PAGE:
Using a trend filter based on the work of Sylvain Vervoort. Second filter based on linear regression.
Rejection of the opposite scenario
In any case I need two valid scenarios - one up and one down. Prior to any brekaout the opposite scenario should have clearly been rejected by price action. The best possible reaction would be a bull and a bear trap.
Breakout point, target and stop-loss
I think that the stop-loss does not need to be on the other side of the trading range. If the tiing for the breakout is right, a stop-loss could be set at a 75% position within the trading range. If price move considerably below the 50% line of the trading range, the breakout scenario would be no longer valid. The breakout point will be different for every instrument. This needs to be empirically tested.
I think it is possible to trade a 5 min, a 15 min, a 30 min, and a 60 min opening range. For currencies the longer end looks better, but for index futures, trades can be based on the breakout of a 5 min bar as well.
An old concept revisited, can it be adapted to the current markets?
Trading the opening range breakout is an old concept, so it will not easily work. I think that it has a solid kernel but needs to be adapted to ever changing market conditions. The solid kernel is the risk side and the fact that it is based on repetitive human behaviour.
Still reading the book of Toby Crabel, who has done some serious statistical analysis, probably no longer valid today. I also plan to have a look into the book by Mark Fisher "The Logical Trader Applying a Method to the Madness". Do you know this book? Also I have found a link to a free download (just some basics), which is here:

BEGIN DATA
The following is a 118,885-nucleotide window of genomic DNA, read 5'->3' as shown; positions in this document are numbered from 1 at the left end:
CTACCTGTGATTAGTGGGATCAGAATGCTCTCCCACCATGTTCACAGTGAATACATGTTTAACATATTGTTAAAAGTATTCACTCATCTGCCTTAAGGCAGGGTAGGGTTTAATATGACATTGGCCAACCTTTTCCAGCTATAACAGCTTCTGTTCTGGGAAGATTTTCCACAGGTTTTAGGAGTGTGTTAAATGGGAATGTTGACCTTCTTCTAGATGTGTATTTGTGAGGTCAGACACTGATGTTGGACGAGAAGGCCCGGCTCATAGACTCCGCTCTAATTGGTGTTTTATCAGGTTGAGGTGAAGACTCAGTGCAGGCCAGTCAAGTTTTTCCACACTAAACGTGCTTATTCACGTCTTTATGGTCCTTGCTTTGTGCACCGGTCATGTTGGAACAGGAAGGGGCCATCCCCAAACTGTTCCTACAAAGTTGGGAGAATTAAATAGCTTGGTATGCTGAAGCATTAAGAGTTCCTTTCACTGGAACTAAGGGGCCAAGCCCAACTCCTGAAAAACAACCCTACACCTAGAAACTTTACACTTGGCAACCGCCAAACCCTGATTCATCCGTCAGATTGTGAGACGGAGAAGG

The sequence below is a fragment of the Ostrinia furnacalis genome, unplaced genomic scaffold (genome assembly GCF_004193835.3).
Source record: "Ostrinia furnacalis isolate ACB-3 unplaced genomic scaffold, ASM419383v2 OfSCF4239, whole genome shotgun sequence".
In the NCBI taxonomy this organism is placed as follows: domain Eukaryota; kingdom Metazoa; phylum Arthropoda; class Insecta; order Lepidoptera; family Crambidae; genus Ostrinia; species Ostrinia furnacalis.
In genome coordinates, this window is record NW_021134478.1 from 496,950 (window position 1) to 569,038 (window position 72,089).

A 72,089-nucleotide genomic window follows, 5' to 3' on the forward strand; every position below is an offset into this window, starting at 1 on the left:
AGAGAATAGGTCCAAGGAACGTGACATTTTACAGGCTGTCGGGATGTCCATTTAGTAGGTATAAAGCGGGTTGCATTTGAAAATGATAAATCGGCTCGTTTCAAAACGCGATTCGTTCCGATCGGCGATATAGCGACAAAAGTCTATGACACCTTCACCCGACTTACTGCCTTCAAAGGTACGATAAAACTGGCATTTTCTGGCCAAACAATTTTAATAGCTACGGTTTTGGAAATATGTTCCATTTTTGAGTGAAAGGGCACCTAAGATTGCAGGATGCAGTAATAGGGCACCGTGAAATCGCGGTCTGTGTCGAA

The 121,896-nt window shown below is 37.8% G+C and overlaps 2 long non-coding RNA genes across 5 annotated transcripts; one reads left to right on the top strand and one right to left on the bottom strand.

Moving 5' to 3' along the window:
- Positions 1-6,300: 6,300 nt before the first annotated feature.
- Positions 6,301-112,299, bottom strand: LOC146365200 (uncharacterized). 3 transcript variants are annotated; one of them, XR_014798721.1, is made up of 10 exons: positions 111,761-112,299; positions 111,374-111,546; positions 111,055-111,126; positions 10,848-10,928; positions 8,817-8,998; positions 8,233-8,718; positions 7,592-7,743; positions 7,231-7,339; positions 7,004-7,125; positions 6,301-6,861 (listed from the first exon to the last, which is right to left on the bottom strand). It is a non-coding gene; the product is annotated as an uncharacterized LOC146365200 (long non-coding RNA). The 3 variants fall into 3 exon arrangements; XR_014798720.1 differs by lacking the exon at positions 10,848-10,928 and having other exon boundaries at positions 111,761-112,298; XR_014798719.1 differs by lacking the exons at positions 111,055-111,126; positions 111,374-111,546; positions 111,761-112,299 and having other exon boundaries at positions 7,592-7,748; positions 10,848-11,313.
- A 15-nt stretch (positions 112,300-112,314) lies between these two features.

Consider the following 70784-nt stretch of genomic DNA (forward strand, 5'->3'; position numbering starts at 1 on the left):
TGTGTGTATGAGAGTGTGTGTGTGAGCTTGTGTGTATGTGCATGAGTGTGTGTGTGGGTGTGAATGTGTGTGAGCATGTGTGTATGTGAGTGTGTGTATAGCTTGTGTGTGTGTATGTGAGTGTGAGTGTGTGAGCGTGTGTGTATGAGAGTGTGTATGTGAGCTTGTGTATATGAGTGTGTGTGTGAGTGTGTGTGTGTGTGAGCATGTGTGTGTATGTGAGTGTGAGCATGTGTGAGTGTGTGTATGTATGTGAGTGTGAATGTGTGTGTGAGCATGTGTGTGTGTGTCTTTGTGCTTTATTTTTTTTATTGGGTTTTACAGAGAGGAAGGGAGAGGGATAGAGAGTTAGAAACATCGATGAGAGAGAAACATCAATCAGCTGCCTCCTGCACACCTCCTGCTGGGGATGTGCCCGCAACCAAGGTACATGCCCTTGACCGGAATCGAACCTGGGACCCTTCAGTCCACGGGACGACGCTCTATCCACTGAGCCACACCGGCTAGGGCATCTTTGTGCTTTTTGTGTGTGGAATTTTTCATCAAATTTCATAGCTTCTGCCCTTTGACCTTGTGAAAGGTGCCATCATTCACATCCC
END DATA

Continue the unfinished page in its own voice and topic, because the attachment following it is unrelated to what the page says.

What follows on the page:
For index futures you can trade the increase of volatility after the noon break in a similar way. This is not possible for currency futures as volatility typically declines after the London close. I have not have had a look at houlry volatility of crude so far.
Just coding an indicator that displays opening range for different instruments, based on RTH session open and the choice of a period for the opening range. Also want to integrate prior ranges, such as European session, night session and prior day.
Now to answer your question (in the end)
I think if you take the opening range, the range of the prior day(s), sentiment, expected news, a trend filter, volume of pre-opening period, volume of opening range, a prediction should be possible with a probability allowing for a profitable setup....
Last edited by Fat Tails; August 1st, 2010 at 04:10 PM.
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Marc Fisher's ABC system (A-Up etc.) is a useful tool. He has a number of ideas which can help frame the price action and can also be automated.
One problem though is that in the current market many big moves tend to happen overnight. So this whole concept of opening range etc. is becoming meaningless.
Today we had a +25 day in ES but the intraday range was much smaller and the day was pretty much done by 10:15 AM. All your opening range techniques could be thrown out of the window as you waited for the paint to dry.
I think these techniques will still work on individual stocks and perhaps CL.
You are very lucky to be in Europe in the current market environment since you can trade multiple markets and catch most of the moves.
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Well 8:00 AM Eastern is 5:00AM for me; still too early!
BTW, your post above provides a form of context for a trade. One of the most important aspects for the a trade is the context and for me the holy grail is to measure the context for the trade using a program. I had opened a thread earlier on this but did not get too many responses.